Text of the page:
Central American coffee farmers are facing off against a deadly fungus that has wiped out thousands of acres of crops. Coffee companies like Starbucks are pooling money to support them in the fight.
Bloodshed is escalating in Baghdad as the militant group known as the Islamic State seeks to expand its territory in Iraq. NPR's Eric Westervelt talks to reporter Alice Fordham in Erbil about life under the rule of the radical Islamic group.
Israel and Hamas carried out a rhetorical battle Sunday over the fate of dueling offers to extend a ceasefire. In the end, the fighting resumed after Saturday's 12-hour truce. Israel vowed to continue its military campaign, targeting tunnels along the border. Wary Gazans prepared as best they could for the feast that marks the end of Ramadan.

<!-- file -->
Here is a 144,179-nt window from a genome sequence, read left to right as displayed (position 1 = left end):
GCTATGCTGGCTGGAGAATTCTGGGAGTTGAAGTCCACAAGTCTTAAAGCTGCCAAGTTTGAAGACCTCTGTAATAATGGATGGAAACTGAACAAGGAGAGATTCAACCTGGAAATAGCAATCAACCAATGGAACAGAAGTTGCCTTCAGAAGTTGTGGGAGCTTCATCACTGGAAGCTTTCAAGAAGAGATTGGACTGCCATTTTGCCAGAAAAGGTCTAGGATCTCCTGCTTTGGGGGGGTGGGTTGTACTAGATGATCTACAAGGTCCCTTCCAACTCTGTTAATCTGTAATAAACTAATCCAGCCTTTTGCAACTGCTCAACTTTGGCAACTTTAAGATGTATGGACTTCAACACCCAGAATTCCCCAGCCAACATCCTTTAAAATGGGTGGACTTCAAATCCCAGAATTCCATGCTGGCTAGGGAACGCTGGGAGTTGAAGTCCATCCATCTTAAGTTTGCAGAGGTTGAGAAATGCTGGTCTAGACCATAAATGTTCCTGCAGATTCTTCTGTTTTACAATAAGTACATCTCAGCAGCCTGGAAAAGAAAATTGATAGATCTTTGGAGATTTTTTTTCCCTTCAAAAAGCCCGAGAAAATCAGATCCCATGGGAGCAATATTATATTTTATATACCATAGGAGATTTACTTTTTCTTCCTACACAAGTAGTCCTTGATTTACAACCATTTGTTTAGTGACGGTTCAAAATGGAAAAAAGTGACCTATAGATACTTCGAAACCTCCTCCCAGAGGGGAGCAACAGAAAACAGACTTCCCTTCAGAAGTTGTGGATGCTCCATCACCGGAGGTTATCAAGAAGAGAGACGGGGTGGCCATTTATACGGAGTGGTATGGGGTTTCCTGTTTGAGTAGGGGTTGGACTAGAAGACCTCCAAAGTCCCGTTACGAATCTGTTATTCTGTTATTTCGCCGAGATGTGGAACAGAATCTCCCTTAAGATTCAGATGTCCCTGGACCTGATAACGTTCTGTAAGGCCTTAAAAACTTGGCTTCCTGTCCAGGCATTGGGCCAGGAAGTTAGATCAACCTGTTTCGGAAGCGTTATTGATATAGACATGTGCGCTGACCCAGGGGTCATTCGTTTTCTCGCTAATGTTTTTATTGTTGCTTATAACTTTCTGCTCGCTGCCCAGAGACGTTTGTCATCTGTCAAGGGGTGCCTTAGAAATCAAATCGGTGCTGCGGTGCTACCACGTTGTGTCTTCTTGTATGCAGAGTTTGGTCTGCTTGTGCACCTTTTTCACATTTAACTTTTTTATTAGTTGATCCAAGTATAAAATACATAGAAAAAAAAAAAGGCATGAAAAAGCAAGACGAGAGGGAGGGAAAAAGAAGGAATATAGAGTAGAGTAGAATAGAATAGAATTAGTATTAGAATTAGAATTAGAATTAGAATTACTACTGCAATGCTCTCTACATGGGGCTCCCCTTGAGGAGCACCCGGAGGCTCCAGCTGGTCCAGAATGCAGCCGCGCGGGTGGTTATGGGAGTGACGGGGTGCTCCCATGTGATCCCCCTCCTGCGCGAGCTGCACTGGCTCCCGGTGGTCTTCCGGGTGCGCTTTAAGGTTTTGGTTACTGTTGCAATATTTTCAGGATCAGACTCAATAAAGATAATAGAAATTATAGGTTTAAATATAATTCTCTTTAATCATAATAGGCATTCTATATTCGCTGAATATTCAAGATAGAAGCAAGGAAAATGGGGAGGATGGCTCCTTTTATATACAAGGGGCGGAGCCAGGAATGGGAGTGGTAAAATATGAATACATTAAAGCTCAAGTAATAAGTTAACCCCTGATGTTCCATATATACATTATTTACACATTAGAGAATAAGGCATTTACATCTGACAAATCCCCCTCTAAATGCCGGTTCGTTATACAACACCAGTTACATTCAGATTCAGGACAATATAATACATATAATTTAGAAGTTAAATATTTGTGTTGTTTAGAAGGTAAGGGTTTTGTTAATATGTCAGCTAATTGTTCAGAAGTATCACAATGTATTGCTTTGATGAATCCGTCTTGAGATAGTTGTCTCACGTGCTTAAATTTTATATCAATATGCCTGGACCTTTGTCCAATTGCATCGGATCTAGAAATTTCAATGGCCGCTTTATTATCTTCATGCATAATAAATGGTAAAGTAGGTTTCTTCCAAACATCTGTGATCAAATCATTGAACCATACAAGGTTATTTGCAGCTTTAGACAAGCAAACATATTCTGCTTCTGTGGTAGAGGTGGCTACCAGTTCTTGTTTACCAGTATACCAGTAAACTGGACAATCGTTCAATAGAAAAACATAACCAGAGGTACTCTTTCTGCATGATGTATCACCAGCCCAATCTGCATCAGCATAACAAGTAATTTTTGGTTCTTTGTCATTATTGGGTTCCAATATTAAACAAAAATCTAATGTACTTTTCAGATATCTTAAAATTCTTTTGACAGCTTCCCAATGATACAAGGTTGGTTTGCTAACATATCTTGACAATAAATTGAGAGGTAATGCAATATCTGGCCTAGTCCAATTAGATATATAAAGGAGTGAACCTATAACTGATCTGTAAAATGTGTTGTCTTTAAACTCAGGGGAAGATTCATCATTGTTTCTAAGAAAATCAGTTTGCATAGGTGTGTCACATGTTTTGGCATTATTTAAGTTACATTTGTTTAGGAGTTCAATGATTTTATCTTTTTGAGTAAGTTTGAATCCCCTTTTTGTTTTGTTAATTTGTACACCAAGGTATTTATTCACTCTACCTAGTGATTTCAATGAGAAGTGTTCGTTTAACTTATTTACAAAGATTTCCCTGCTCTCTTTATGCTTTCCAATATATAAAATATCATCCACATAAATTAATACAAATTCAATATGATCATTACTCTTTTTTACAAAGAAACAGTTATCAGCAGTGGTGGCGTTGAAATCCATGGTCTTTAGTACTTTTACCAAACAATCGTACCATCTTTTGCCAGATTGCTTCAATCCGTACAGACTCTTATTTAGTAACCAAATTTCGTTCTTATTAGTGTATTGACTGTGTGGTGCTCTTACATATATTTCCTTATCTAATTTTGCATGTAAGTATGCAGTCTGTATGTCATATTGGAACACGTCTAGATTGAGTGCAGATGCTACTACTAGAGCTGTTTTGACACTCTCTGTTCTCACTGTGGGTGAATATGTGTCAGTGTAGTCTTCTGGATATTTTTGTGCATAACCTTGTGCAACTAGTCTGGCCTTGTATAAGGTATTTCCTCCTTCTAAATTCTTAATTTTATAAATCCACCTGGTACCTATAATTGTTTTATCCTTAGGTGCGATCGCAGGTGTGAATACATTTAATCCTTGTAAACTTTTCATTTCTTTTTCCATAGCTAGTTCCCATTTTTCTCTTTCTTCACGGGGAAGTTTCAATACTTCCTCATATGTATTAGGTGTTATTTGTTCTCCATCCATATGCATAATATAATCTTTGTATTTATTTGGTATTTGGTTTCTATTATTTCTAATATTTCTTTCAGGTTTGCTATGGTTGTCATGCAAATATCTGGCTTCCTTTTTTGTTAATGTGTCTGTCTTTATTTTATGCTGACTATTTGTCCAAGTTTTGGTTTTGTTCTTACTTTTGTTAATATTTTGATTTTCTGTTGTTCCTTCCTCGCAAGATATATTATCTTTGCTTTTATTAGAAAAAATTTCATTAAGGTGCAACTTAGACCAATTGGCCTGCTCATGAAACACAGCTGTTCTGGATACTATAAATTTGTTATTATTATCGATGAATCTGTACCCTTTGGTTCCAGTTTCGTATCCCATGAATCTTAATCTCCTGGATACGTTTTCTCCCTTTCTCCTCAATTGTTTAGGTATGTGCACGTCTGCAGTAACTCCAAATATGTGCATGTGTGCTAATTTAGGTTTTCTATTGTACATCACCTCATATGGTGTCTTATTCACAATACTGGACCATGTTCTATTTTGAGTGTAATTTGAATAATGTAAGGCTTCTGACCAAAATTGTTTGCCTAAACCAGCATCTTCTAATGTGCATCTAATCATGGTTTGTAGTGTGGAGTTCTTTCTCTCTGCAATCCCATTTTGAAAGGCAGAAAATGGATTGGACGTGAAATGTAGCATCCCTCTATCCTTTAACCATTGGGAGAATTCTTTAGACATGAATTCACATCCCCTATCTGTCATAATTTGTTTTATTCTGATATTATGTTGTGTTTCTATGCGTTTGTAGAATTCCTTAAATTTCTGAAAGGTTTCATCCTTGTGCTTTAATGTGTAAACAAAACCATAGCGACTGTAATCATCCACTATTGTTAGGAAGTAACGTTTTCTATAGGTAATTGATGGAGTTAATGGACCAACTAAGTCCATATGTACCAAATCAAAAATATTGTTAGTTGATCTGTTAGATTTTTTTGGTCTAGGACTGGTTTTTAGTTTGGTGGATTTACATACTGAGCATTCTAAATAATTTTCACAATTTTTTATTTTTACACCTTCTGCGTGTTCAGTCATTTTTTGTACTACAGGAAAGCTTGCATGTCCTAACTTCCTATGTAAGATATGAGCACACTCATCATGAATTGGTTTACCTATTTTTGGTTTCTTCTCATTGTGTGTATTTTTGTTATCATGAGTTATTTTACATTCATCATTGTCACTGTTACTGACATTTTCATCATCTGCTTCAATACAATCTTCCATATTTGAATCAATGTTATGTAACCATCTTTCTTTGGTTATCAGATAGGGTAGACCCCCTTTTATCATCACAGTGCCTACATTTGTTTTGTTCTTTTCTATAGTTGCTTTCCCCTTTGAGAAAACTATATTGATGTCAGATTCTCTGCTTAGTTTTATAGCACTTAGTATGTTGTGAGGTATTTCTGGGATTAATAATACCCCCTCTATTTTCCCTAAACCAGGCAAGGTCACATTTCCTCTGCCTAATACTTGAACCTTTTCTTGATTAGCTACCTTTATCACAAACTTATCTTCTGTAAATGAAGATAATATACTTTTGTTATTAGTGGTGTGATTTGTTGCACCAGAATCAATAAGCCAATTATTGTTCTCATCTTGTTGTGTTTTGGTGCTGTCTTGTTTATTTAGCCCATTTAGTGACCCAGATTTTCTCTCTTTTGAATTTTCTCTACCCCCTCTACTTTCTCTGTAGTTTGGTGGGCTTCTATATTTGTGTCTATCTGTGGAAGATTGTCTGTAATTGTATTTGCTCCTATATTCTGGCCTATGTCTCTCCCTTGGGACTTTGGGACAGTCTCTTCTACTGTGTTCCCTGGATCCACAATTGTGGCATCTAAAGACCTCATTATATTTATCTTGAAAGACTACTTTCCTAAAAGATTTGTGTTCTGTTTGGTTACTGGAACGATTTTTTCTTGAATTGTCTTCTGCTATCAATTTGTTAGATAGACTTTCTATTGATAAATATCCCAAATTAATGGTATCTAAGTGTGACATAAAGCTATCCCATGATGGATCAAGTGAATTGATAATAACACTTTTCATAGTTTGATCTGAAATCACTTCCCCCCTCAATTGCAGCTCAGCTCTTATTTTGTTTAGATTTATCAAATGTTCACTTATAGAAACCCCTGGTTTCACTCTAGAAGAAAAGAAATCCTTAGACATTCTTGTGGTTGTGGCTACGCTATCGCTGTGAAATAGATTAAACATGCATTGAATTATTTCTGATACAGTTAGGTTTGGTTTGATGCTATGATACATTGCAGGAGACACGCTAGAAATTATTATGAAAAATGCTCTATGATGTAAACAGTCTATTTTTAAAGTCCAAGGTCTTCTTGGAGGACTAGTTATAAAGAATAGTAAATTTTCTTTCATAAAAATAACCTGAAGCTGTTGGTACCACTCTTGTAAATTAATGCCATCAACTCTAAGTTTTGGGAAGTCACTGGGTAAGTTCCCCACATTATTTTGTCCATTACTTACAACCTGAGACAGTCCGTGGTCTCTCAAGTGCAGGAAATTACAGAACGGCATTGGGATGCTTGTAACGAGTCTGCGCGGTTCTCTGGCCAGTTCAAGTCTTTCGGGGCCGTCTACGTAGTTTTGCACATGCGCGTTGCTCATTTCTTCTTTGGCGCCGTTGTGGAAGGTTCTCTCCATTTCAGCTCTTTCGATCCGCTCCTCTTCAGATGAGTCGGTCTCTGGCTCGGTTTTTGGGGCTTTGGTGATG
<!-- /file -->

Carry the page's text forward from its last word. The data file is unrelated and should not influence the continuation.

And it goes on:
Anne Barnard from The New York Times talks with NPR's Eric Westervelt about the differences between the current explosion of violence in Gaza and previous ones.
The government has already swept up 25,000 officials this year. The most recent high-profile victim is CCTV anchor Rui Chenggang, but it's not clear what he's suspected of doing.
Congress has just one work week left before its planned August recess, but it has yet to strike a deal on a funding bill dealing with the border crisis.
Rights workers say civilians are being killed by government attacks with so-called barrel bombs — the crude weapons made famous in Syria's current conflict.
Hezbollah has been a longtime ally of Hamas, but during this most recent conflict between Israel and Gaza they've taken a sideline role. NPR's Scott Simon talks to the BBC's Kim Ghattas in Beirut.
Next week is Congress's last before summer recess, which is often when a flurry of bills are pushed through Congress. This year, not so much, NPR's Ron Elving tells NPR's Scott Simon.
Newly-released love letters from President Warren Harding to his mistress make some wonder whether she was trying to influence foreign policy. NPR's Scott Simon talks to historian Jim Robenalt.